Wieters beat out the Tigers’ Alex Avila, the Yankees’ Russell Martin and the White Sox’s A.J. Pierzynski.
Wieters led the American League in defensive games (134) and putouts (994), ranked second in runners caught stealing (32) and range factor per game (7.81), and was third in caught stealing percentage (38.6 percent). His 994 putouts were the third-most in AL history for a catcher and the most since Jorge Posada had 996 for the Yankees in 2001.
The career-high 10 errors, doubling his total in each of the three previous seasons, weren’t a deterrent. He also had five passed balls.
Avila, Martin and Pierzynski each committed six errors. Avila had a league-leading 10 passed balls and threw out 30 percent of the runners, Martin had nine passed balls and threw out 24 percent, and Pierzynski had eight passed balls and threw out 26 percent.
Wieters remains the only Orioles catcher to receive a Gold Glove.
Update: Center fielder Adam Jones won for the second time in his career. He also was honored in 2009.
Jones, who beat out Angels rookie Mike Trout and the Tigers’ Austin Jackson, led AL center fielders in games (162) and putouts (439), ranked second in range factor per game (2.75) and was third in assists (seven). He committed eight errors and posted a .982 fielding percentage.
The only other Orioles outfielders to win Gold Gloves were Paul Blair (1967 and 1969-1975) and Nick Markakis (2011). Markakis wasn’t a finalist this year.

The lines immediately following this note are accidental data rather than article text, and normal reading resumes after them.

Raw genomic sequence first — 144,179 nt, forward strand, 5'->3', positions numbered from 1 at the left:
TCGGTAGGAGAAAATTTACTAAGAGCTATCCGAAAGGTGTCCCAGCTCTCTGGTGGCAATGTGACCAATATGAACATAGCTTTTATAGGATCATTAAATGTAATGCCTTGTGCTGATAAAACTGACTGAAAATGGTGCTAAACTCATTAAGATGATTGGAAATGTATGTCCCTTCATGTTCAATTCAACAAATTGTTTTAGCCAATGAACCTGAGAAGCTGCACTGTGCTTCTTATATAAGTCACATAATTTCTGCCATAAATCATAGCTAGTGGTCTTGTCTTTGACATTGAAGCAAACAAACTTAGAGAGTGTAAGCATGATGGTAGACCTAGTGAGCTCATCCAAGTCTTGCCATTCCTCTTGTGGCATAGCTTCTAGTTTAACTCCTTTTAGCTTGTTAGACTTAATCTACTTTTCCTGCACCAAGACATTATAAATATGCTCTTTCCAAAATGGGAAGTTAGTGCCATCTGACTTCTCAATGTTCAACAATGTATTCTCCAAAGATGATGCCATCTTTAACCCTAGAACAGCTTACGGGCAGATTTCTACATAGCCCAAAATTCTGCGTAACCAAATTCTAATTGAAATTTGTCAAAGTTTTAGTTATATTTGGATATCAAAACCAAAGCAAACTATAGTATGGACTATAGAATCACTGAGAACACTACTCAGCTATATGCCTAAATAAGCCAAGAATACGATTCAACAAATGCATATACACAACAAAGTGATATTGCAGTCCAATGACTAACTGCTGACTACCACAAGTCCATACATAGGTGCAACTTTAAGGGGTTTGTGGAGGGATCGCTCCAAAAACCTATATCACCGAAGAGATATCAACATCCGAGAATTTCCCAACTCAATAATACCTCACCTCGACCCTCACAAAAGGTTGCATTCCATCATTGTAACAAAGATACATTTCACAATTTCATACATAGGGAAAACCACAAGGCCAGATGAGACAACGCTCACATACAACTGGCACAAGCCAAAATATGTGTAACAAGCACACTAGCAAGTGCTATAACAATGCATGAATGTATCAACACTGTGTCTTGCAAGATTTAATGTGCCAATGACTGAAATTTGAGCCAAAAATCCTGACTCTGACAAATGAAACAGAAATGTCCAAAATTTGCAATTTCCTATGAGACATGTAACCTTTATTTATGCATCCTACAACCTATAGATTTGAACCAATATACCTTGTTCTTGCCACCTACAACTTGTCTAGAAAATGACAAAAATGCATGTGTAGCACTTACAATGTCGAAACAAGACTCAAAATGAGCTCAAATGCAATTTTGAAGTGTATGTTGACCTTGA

This is the 18th year in which the Orioles have had multiple Gold Glove winners in the same season.
Will shortstop J.J. Hardy make it a clean sweep? If he’s denied, two out of three ain’t bad. Stay tuned.
Update II: The Orioles went 3-for-3 in Gold Glove voting, with Hardy winning for the first time in his career. He finished ahead of the Mariners’ Brendan Ryan and the Rangers’ Elvis Andrus. Ryan won the Fielding Bible Award over all major league shortstops.
Hardy led AL shortstops in games (158), fielding percentage (.922), assists (529), putouts (244), range factor per game (4.89), defensive wins above replacement (2.8) and total zone runs (21). He committed six errors in 779 chances, and his .992 fielding percentage is the highest mark by an AL shortstop since Mike Bordick’s .998 for the Orioles in 2002. The 529 assists were the most by an American League shortstop since Cal Ripken Jr. had 531 for the Orioles in 1989.
Hardy is the fourth Orioles shortstop to win a Gold Glove, joining Luis Aparicio (1964 and 1966), Mark Belanger (1969, 1971, 1973-1978) and Ripken (1991-1992).
The Orioles haven’t had three winners in the same season since first baseman Rafael Palmeiro, second baseman Roberto Alomar and pitcher Mike Mussina were honored in 1998. This is the ninth time in franchise history that they’ve had at least three players honored. It also happened in 1998, 1976, 1975, 1974, 1973, 1971, 1970 and 1969.
The Orioles have earned 64 Gold Gloves since the award’s inception in 1957 - coming from 16 different players - the second-most in the American League behind the Yankees (65). The Twins are the next-closest AL team with 42.
The Orioles were the only team to have three players honored this year. The Orioles and Yankees were the only teams with more than one selection.